The global PC business is apparently bouncier than the analysts at Gartner had been projecting only a few months ago, and now, they're predicting that PC shipments will rise by 19.7 per cent in 2010 to 366.1 million machines.
With price competition and a trend toward cheaper machines, however, it is going to get harder for PC makers to turn a buck, with revenues across all PC types and sold in all geographies (and reckoned in US dollars) to rise by only 12.2 per cent to $245bn.
This is quite a bit rosier than Gartner's forecast from December looking ahead to 2010, when it said shipments would grow by 13.3 per cent and shipments by a mere 1.9 percent. Even that more modest growth would have been better than 2009's levels, when 305.8 million PCs were shipped. That was only 4.9 per cent better than 2008's shipments, and it matched the $243bn in sales those PCs represented in 2008.
The continuing shift from desktop to mobile PCs is driving units, and Gartner says that mobile PCs will account for 90 per cent of the growth in the PC market over the next three years. Last year, mobile PCs had a 55 per cent slice of the PC shipment pie, and by 2012, Gartner forecasts that mobile PCs will account for nearly 70 per cent of units.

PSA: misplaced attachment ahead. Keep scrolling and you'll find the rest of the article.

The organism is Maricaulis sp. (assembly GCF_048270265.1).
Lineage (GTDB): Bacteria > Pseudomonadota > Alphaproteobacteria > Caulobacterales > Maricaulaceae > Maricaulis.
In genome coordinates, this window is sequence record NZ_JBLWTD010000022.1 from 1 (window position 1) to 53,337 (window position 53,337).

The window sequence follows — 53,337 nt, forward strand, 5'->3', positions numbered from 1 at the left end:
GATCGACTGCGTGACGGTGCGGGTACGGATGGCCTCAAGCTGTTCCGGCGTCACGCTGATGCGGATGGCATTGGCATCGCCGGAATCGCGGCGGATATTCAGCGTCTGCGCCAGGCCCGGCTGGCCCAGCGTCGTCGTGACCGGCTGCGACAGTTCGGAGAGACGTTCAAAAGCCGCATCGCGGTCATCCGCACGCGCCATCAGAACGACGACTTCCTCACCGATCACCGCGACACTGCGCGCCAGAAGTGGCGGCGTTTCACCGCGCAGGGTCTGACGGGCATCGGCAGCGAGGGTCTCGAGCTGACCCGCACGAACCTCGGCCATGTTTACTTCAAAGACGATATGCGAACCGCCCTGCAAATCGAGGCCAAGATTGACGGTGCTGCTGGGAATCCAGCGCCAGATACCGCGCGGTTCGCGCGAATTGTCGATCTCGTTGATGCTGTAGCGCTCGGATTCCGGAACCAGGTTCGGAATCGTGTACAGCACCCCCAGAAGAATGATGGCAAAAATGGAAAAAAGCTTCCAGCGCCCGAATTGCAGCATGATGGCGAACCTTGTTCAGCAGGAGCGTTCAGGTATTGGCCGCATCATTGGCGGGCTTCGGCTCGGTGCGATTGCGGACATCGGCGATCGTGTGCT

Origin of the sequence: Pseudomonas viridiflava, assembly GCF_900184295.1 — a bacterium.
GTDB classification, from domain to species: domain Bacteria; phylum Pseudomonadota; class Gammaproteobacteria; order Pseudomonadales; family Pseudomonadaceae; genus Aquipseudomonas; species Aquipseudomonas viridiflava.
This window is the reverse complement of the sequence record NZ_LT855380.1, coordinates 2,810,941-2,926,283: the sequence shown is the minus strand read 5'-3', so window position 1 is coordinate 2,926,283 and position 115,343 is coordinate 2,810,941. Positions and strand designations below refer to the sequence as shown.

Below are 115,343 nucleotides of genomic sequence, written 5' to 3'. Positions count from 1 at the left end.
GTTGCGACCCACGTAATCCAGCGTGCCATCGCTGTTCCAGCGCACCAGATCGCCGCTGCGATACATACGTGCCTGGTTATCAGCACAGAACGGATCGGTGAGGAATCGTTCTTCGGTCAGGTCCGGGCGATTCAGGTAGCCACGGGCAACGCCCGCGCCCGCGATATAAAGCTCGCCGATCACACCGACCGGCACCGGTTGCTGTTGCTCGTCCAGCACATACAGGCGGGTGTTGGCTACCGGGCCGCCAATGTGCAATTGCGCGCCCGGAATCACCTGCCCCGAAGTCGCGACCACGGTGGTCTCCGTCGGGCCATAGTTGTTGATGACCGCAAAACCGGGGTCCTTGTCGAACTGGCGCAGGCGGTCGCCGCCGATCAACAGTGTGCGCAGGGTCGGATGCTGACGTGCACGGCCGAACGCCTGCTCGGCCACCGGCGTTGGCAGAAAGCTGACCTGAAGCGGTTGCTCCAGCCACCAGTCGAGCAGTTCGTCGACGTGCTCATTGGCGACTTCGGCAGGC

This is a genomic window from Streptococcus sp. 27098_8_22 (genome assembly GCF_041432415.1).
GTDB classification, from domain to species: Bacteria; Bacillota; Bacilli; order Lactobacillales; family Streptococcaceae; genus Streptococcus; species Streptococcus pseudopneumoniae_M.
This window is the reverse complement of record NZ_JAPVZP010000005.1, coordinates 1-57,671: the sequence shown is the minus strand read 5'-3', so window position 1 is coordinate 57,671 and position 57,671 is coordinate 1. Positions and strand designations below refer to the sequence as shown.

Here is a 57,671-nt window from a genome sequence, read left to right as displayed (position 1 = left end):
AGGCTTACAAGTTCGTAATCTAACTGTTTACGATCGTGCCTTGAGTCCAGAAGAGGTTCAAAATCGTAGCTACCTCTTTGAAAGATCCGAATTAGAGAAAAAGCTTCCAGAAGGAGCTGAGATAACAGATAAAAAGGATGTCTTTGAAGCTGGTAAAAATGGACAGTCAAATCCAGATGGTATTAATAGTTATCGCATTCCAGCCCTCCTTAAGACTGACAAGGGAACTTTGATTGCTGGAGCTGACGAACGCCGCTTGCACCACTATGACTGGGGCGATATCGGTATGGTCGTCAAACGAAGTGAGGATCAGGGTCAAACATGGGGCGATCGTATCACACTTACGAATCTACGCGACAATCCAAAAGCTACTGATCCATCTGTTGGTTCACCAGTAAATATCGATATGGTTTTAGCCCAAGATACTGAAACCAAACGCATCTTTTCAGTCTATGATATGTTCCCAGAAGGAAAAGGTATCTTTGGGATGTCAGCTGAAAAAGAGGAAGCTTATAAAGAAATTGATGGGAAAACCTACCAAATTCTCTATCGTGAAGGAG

With Apple's iPad and other tablet computers on the horizon, Gartner is guesstimating that as many as 10.5 million traditional tablet PCs (basically, laptops with swivel screens) and next-generation tablets (like the iPad) could ship this year.
Mini-notebooks - what a lot of us still call netbooks - have been driving PC volumes during the economic downturn, and there expected to continue to be a factor driving mobile PC shipments (and bringing down average selling prices) in 2010. But ultraportables - what many call smartbooks, based not on x86 and x64 processor designs, but more and more on the ARM chips used in smartphones - are going to start eating into the netbook business. So will the new class of tablet machines, says Gartner. Desktop PC growth with be minimaland limited to emerging markets, according to the analysts.
Gartner's forecast calls for all geographic regions to experience PC shipment and revenue growth, saying that the normal seasonal cycles for PC will snap back into place. Consumer PC sales are expected to be robust over the next few years, and businesses are expected to come out of their shells and start spending on PCs, too. ®